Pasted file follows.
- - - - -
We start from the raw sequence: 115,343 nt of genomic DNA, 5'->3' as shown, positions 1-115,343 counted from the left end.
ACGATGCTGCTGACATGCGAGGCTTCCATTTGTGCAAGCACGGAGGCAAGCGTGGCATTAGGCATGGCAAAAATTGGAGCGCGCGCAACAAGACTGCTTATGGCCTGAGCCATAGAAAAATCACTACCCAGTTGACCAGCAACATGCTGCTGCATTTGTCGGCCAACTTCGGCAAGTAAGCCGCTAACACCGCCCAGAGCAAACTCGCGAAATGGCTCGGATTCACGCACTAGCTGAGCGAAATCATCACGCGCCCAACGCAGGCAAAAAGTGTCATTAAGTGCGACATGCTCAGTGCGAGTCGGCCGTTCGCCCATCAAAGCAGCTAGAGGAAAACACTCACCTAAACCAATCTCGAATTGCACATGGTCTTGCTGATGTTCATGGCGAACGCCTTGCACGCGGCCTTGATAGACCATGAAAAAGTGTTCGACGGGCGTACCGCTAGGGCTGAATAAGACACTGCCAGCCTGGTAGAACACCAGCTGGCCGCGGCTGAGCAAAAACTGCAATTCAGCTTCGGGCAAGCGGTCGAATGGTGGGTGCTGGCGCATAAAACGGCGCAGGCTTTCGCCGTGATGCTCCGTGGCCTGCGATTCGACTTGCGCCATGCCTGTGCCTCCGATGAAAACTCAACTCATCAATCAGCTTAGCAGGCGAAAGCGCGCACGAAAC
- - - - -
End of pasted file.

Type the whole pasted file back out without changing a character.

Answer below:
We start from the raw sequence: 115,343 nt of genomic DNA, 5'->3' as shown, positions 1-115,343 counted from the left end.
ACGATGCTGCTGACATGCGAGGCTTCCATTTGTGCAAGCACGGAGGCAAGCGTGGCATTAGGCATGGCAAAAATTGGAGCGCGCGCAACAAGACTGCTTATGGCCTGAGCCATAGAAAAATCACTACCCAGTTGACCAGCAACATGCTGCTGCATTTGTCGGCCAACTTCGGCAAGTAAGCCGCTAACACCGCCCAGAGCAAACTCGCGAAATGGCTCGGATTCACGCACTAGCTGAGCGAAATCATCACGCGCCCAACGCAGGCAAAAAGTGTCATTAAGTGCGACATGCTCAGTGCGAGTCGGCCGTTCGCCCATCAAAGCAGCTAGAGGAAAACACTCACCTAAACCAATCTCGAATTGCACATGGTCTTGCTGATGTTCATGGCGAACGCCTTGCACGCGGCCTTGATAGACCATGAAAAAGTGTTCGACGGGCGTACCGCTAGGGCTGAATAAGACACTGCCAGCCTGGTAGAACACCAGCTGGCCGCGGCTGAGCAAAAACTGCAATTCAGCTTCGGGCAAGCGGTCGAATGGTGGGTGCTGGCGCATAAAACGGCGCAGGCTTTCGCCGTGATGCTCCGTGGCCTGCGATTCGACTTGCGCCATGCCTGTGCCTCCGATGAAAACTCAACTCATCAATCAGCTTAGCAGGCGAAAGCGCGCACGAAAC